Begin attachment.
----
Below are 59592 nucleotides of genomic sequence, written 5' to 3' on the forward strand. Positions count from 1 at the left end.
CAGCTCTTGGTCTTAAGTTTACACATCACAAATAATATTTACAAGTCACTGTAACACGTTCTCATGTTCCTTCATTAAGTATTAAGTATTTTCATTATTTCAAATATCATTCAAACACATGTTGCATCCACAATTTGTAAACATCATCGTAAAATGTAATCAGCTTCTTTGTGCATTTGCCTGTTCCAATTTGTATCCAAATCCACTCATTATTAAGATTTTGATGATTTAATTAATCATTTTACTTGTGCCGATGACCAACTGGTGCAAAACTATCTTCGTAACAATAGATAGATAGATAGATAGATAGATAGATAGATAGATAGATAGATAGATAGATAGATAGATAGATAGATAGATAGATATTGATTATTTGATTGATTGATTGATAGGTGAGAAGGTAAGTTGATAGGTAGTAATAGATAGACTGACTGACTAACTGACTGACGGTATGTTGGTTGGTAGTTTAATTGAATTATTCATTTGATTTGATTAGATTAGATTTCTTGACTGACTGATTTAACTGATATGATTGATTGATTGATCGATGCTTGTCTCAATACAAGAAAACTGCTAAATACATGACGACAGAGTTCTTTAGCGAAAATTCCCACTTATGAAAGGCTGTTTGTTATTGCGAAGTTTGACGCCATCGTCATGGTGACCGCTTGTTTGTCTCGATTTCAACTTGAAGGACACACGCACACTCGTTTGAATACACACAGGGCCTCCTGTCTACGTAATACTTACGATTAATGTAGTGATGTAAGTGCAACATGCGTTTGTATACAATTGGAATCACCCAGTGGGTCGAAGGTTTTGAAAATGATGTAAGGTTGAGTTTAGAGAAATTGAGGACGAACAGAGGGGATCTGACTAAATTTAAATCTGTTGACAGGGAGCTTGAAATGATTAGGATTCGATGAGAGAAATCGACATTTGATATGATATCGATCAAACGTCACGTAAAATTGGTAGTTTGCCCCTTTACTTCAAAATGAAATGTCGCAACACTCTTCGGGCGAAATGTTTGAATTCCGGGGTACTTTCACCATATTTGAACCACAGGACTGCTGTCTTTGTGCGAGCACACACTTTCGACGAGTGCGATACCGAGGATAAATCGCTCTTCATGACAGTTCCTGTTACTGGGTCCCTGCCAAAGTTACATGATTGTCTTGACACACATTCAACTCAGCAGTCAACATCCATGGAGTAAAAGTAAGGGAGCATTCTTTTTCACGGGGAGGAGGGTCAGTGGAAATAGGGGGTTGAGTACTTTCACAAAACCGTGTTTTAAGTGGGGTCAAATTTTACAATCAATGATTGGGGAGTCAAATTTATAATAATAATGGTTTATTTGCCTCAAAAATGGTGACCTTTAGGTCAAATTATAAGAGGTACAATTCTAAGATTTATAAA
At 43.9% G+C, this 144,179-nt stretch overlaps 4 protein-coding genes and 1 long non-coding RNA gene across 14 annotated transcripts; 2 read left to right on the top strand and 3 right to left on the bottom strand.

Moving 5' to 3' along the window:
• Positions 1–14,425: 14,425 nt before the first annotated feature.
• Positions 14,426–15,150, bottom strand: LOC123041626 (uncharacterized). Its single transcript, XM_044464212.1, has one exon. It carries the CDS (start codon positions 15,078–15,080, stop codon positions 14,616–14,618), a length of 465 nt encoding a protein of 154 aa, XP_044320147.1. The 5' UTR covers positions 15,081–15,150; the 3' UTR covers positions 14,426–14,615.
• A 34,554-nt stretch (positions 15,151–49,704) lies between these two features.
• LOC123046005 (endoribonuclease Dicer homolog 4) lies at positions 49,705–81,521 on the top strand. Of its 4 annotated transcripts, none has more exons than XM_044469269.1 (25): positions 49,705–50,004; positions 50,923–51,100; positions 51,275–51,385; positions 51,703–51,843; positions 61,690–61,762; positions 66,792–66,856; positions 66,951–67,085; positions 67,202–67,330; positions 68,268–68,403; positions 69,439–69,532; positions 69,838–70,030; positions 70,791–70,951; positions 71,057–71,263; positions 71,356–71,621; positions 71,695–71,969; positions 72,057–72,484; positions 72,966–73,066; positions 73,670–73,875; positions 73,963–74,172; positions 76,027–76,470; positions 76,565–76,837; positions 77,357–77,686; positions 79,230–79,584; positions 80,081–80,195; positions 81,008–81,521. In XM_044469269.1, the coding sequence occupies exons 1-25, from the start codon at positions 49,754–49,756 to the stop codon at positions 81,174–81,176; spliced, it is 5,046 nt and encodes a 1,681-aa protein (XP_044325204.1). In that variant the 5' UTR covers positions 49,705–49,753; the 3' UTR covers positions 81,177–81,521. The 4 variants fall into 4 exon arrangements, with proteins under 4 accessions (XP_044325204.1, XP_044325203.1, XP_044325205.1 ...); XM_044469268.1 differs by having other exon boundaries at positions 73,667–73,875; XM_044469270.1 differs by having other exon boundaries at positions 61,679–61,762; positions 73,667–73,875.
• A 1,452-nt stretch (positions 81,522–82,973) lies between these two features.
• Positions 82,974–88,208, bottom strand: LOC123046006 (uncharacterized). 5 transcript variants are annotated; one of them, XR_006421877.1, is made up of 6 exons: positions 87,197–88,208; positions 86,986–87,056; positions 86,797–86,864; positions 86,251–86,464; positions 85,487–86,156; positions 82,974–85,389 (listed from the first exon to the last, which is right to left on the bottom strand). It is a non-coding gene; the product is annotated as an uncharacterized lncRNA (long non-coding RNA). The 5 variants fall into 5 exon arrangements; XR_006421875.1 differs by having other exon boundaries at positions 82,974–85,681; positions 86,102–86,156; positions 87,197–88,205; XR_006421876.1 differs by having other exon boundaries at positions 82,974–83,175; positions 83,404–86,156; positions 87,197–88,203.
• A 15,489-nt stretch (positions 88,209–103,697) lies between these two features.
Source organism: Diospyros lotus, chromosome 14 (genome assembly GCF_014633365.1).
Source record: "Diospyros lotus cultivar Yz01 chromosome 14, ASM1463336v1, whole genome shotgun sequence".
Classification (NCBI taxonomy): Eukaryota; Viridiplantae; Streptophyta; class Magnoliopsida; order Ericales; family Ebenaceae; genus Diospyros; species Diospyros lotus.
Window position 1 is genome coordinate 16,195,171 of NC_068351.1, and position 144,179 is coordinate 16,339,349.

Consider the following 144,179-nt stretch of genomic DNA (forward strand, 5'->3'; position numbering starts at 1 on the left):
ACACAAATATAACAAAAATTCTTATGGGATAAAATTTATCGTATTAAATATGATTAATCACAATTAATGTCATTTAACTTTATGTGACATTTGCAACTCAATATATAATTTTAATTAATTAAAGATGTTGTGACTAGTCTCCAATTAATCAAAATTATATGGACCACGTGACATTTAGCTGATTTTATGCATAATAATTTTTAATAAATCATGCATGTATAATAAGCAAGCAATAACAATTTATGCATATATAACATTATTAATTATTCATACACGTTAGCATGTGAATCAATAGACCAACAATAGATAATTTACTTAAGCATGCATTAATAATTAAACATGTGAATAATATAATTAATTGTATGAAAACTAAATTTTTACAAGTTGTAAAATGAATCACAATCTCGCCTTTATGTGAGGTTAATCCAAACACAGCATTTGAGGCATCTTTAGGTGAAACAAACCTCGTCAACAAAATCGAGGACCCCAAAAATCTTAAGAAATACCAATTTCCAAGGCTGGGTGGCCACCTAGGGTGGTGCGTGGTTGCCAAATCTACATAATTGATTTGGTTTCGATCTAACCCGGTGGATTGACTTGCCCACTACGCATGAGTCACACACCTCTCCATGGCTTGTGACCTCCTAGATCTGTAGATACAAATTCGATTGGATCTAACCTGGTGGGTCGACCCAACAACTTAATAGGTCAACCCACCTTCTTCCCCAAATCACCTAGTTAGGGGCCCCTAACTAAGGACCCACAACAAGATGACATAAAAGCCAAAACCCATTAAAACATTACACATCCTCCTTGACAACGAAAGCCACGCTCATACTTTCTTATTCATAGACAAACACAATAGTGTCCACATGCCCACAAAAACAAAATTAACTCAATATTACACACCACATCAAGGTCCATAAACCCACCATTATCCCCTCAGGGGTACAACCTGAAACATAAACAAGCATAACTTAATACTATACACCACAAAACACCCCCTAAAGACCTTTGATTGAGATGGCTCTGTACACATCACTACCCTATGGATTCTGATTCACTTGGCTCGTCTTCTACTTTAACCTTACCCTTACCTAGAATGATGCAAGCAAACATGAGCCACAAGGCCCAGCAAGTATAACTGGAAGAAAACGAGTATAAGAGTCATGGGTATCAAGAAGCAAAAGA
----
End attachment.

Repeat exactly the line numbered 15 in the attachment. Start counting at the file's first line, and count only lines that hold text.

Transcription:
Window position 1 is genome coordinate 16,195,171 of NC_068351.1, and position 144,179 is coordinate 16,339,349.